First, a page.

Internet in Zimbabwe: Now you have it, now you don't

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Attempts by Zimbabweans to circumvent a government-imposed social media ban suffered a blow on Friday morning after the state ordered service providers to cut off internet access for the second time this week.

Some internet connectivity had been restored by Friday afternoon, although social media platforms such as WhatsApp and Twitter were still restricted. 

The renewed ban was instituted as the regime continued its crackdown on protests which broke out in earnest when the government announced a massive fuel price hike that has made Zimbabwean petrol the most expensive in the world. 

A spokesperson for the UN High Commissioner for Human Rights, Ravina Shamdasani, said on Friday there were "worrying allegations of generalised intimidation and harassment by security forces carrying out door-to-door searches".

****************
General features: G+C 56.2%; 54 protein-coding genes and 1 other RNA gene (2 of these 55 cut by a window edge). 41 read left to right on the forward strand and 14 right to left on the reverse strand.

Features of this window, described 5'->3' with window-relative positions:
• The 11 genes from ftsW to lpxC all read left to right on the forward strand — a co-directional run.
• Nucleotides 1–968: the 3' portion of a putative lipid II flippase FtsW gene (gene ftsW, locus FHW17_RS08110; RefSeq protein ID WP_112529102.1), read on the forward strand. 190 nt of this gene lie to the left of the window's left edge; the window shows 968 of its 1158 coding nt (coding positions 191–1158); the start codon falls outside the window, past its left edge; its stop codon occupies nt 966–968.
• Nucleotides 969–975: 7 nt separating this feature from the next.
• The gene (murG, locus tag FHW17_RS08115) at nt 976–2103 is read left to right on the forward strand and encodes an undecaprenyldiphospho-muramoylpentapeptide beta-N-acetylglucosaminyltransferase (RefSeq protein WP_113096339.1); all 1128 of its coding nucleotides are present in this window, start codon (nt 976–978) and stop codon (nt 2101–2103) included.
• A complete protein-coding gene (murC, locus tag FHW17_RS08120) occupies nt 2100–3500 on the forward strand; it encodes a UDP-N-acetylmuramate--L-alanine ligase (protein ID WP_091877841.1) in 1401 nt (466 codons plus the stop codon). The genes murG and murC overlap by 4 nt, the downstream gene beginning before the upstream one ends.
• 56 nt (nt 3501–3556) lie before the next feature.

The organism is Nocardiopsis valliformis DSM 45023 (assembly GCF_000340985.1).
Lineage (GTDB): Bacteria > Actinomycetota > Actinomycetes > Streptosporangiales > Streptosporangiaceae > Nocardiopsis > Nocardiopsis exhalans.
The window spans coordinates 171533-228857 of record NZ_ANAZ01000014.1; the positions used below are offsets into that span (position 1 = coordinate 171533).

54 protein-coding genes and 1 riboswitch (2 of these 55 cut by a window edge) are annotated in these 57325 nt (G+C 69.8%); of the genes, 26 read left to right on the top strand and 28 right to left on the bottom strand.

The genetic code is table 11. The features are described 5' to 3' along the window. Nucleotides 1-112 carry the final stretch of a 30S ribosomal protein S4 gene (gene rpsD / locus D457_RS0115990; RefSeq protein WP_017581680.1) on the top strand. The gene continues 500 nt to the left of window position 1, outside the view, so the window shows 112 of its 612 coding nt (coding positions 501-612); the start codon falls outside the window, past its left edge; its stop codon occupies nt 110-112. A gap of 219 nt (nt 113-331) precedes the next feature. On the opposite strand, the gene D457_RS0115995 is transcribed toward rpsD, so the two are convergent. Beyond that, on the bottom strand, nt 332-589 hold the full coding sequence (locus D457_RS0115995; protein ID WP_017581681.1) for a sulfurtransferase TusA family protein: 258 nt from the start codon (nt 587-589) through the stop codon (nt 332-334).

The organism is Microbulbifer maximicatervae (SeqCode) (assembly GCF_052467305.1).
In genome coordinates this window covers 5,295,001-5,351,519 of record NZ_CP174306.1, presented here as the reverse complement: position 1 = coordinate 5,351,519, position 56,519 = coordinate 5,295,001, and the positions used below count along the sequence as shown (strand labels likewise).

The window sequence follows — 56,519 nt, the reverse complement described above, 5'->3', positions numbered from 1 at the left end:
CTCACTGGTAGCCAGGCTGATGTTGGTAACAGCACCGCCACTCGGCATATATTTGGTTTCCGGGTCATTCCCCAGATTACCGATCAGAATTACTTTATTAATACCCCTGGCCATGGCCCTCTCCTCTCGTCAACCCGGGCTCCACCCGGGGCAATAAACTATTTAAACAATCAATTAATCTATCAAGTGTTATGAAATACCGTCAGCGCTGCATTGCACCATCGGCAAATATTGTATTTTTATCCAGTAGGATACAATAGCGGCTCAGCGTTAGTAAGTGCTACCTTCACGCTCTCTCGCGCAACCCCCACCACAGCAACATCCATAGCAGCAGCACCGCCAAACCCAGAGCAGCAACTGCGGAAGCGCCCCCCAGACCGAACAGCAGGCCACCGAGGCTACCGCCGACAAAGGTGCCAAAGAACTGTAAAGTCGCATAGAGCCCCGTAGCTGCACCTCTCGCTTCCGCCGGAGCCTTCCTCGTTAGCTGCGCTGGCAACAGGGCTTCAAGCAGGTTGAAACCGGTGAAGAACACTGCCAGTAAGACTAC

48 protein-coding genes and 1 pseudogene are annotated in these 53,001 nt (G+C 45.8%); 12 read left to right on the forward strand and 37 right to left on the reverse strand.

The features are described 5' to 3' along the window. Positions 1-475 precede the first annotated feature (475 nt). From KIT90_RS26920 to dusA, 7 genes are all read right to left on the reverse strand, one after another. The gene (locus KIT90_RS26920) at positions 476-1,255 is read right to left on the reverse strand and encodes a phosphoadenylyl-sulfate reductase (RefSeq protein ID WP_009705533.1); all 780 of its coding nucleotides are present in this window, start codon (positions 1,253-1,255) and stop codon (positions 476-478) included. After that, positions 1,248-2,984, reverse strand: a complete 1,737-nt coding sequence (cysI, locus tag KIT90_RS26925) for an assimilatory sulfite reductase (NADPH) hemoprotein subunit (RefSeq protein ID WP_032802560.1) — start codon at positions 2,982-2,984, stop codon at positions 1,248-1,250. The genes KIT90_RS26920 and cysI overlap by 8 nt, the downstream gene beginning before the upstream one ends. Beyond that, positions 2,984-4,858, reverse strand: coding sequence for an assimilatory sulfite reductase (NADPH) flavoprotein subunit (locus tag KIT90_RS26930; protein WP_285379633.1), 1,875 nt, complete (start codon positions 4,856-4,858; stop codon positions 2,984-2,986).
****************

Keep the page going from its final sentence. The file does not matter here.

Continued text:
According to a statement sent to subscribers by the country's biggest mobile network provider, Econet, Friday morning's internet shutdown was "total". 

"At 22:05 17/01/19, we were served with another directive for total shutdown of the internet until further notice," said Econet in a statement Friday morning. "Our lawyers advised we are required to comply with the directive pending the Courts decision on its legality. The earlier directives are already the subject of a pending High Court Application."

"We sincerely apologize for all inconvenience caused by the acts of government which are beyond our reasonable control."

Econet, the country's biggest mobile network with a more than 72% market share, is owned by Zimbabwean businessman Strive Masiyiwa. 

He also owns the country's biggest internet service provider ZOL, and also the country's biggest fibre optic network Liquid Telecom. 

Commenting on his Facebook page, Masiyiwa said management at his firm had to comply or face jail term.

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